29 June 2023

'Missed opportunities': Promises for reform outlined in Liberals' budget reply, but light rail's gotta go

| Claire Fenwicke
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Jeremy Hanson

Acting Opposition Leader Jeremy Hanson delivered the Canberra Liberals’ budget reply in the Legislative Assembly on Thursday evening (29 June). Photo: Claire Fenwicke.

“We have gone backwards.” That’s the catch-cry of the Canberra Liberals’ response to the 2023-24 ACT Budget, stating outcomes in health, education, justice, city services, public transport, housing, cost of living and the budget are not up to scratch.

Acting Opposition Leader Jeremy Hanson argued the budget wouldn’t fix a Territory that had so much that was “broken”.

“I’ve been here 15 years now, and I’ve just seen this community go down and down and down – the only thing that’s gone up is the amount of rates we pay and the debt that this Territory’s got,” he told Region.

“How long can they keep trying to fool the community? Andrew Barr, how many times has he promised surpluses and how many times has he delivered them?

“That’s the same with most of their promises, and if you believed the spin, you’d think [this budget is] fantastic, but you’ve got to look at this budget in the context of what’s happened over a decade – a decade of decline.”

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Light rail – or ‘tram’ as the Liberals refer to it – has always been a sticking point for the party, and it has previously stated, if elected, it would stop progress on stage 2B and any future stages.

Mr Hanson said this was about directing money away from discretionary expenses back into core needs for the Territory.

“You’ve got to think of [it like] a household budget. You’ve got a lot of fixed costs, and that’s no different to a Territory budget,” he said.

“Your discretionary amount of money is limited by the end of the week, right? … So when you look at the billions on trams as part of discretionary funding, that’s where you get into trouble.

“Obviously, not every cent’s being spent on trams, but a big proportion of the discretionary money that could otherwise be put to better services, schools [etc].”

No costings have been released in relation to light rail stage 2A or 2B, with negotiations still underway for contracts.

But the Liberals have claimed consultations they’ve had with engineers and others have estimated the cost of stage 2B to be anywhere between $3 billion and $4 billion, depending on whether it gets to Mawson or Woden.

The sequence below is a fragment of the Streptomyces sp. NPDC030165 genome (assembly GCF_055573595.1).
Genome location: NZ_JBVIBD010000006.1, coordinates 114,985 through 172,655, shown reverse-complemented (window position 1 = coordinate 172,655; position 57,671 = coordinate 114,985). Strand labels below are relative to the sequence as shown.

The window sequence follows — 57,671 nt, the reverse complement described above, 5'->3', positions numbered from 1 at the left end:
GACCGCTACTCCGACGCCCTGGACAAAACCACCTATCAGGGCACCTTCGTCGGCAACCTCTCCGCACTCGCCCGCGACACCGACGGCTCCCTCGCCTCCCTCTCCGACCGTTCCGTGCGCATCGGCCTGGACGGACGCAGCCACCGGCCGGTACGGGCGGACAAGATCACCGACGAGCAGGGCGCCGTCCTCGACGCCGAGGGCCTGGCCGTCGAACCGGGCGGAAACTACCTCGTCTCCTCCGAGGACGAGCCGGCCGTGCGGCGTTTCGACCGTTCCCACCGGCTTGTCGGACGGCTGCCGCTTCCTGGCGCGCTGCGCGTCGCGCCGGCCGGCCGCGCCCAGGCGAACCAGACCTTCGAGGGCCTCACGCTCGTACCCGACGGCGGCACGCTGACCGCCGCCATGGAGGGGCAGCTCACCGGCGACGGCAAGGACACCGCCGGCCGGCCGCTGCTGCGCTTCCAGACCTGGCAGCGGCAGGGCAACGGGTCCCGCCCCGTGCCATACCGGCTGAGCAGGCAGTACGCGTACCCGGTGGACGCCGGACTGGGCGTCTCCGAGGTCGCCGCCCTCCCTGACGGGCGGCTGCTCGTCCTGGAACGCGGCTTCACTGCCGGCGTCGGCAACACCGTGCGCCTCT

Mr Hanson said while Gungahlin had a “genuine congestion” problem, and so light rail could be justified as one option for the north, the same couldn’t be said for the south.

“In fact, the congestion we’re facing now is caused by the tram works,” he argued.

“If you talk to most people out in my electorate [of Murrumbidgee] and south, what they actually want to see is better maintenance of roads, better maintenance of schools, lower rates, better health system, and so on.

“And when they look at the tram, they go, ‘hang on, the bus from Woden to Civic is 15 minutes and the tram will be 30 minutes, what’s the point of it?'”

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Mr Hanson also used his speech to outline some key promises the Canberra Liberals would take to the next election.

He argued that while the city may be “broken”, it had the potential to be fixed.

“I think what we’re talking about is missed opportunities. It’s not to say Canberra’s, in any sense, a bad place. It’s a wonderful place … but think about how much better it could be,” Mr Hanson said.

“What I’m saying is there is a better way.”

By not proceeding with light rail, he said there would be money to fix issues with health, education, police, city services and buses.

He said the party would, among other things, hold a Royal Commission into health, wouldn’t impose an extra tax on GPs, have an independent review into sentencing, end heroin and meth decriminalisation, release more land for houses, have sitting days dedicated to local community matters, keep Stromlo Forest Park free and accessible, build a Molonglo police station and create a Molonglo town centre, have a men’s health plan, address declining literacy and increasing school violence, ease tax and regulation on rental properties, and deliver “fairer” rates.

“That’s just a taste of the sort of things we will do because we won’t be spending endless billions on trams,” Mr Hanson said.

“We will turn around the decade of decline.”

But we’ll have to wait until closer to election day to learn the exact detail of how these promises would be achieved.

Mr Hanson said that’s because things could still change between now and then.

“We still want to keep, for example, the City Stadium on the table, but we’ll have to see where we’re at towards the end of next year as to whether that’s feasible or not because of decisions that are being made by the government, right here right now.

“The detail of exactly where [the cancelled light rail] money will go, where those priorities are, will be further announced next year and beyond by Elizabeth Lee.”

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HiddenDragon9:00 pm 29 Jun 23

Whether it’s called a tram or light rail, the costs will only be going in one direction, with news today that the NCA has discovered that the ACT government’s preferred route through the Parliamentary Triangle is “proving technically difficult” –


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